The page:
Cliff Robertson plays JFK in such an “aw shucks, I’m a nice guy” superficial way that it seems quite natural to drive your PT boat too fast to the fueling dock knowing your engines are delicate and then crashing into the dock. But a smile cures everything. Never a hint of temper or anything from Robertson’s portrayal. JFK is The Good Humor man for all intents and purposes. He even has nothing but bland kind words for the sailor who broke (through a temper tantrum) their only apparent means of signally help while stranded on an island, a signal lantern. At the end Robertson mouths some bland platitudes such as “I hope to have more like you with me who will say what’s on their mind even if the odds are against them.” What?

It sure looks like fun manning one of those big guns and shooting at planes. They must have been hard to hit using that method.

Timothy-
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Post Re: FilmStruck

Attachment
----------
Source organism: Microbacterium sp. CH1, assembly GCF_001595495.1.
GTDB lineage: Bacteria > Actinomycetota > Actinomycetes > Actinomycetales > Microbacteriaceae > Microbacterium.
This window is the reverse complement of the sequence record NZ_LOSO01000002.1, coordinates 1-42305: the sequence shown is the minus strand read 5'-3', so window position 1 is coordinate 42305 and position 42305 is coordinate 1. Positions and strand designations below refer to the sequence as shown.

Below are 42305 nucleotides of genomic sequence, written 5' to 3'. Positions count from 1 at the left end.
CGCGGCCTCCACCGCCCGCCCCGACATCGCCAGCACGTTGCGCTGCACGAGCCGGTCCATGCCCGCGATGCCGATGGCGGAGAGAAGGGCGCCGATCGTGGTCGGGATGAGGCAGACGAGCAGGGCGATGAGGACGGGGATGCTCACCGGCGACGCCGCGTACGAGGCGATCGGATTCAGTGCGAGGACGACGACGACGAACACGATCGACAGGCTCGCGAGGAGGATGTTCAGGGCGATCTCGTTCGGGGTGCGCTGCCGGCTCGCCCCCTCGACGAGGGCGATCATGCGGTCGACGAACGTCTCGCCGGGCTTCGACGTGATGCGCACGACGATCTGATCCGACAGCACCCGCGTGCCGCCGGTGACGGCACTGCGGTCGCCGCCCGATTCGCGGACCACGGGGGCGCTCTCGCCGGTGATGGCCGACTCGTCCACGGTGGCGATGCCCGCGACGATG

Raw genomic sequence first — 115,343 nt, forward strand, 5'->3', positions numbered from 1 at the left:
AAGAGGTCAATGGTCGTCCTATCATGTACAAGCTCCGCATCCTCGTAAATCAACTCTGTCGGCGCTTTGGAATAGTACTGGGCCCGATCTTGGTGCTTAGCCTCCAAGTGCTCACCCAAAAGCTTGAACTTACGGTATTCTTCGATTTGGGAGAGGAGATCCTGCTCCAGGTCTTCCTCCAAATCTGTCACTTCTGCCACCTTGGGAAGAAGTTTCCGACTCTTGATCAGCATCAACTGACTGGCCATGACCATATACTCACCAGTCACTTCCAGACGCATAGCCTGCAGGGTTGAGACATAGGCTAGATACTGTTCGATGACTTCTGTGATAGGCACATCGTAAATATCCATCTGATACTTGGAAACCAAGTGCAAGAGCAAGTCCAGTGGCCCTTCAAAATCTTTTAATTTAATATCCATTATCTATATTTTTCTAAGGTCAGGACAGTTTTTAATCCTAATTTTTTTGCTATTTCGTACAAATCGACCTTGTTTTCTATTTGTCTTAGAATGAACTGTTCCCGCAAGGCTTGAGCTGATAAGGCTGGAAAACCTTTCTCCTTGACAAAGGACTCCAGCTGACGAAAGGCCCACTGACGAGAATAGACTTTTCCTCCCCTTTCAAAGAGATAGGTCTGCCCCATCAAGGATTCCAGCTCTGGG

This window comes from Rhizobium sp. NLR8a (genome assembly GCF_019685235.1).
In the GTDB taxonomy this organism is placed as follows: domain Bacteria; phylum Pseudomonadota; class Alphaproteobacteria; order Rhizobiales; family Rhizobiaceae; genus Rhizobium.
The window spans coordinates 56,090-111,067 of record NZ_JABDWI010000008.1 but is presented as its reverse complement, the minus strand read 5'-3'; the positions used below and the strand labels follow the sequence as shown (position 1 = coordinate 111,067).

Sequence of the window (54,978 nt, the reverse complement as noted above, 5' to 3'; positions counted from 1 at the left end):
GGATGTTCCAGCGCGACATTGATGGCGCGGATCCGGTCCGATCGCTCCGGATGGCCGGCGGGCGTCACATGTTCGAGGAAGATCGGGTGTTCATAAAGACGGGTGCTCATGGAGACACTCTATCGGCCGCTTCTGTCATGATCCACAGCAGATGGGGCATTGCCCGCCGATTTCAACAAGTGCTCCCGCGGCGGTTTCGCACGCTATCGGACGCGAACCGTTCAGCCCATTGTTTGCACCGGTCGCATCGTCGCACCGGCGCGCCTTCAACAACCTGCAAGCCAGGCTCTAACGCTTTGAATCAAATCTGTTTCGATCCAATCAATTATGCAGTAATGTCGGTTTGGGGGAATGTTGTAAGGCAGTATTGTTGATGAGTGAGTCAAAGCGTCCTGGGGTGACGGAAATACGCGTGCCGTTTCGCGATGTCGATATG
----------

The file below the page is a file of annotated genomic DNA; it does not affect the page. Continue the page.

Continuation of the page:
on: July 21, 2018, 10:32
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Those wouldn't be considered big guns by naval standards. They had 20mm Oerlikon and 40mm Bofors guns. (The first was Swiss, the second Swedish. Isn't neutrality wonderful? For that matter, the British learned how good the Bofors was by models they encountered on Dutch ships that escaped the Germans.) I recall reading of an AA gun crew that had drawn models of the planes they shot down -- including a couple of friendlies hit by mistake. Some people in authority were definitely Not Pleased at their jape.

Shooting at enemy planes probably was fun, at least when you had a reasonable chance of shooting it down, though neither of us is ever likely to experience the pleasure. Not so fun when they shoot back, of course. (Almost any warplane had some machine guns. The only Japanese plane shot down over Dutch Harbor when they raided it as a diversion for the attack on Midway involved both ground fire and the gunner on a PBY.)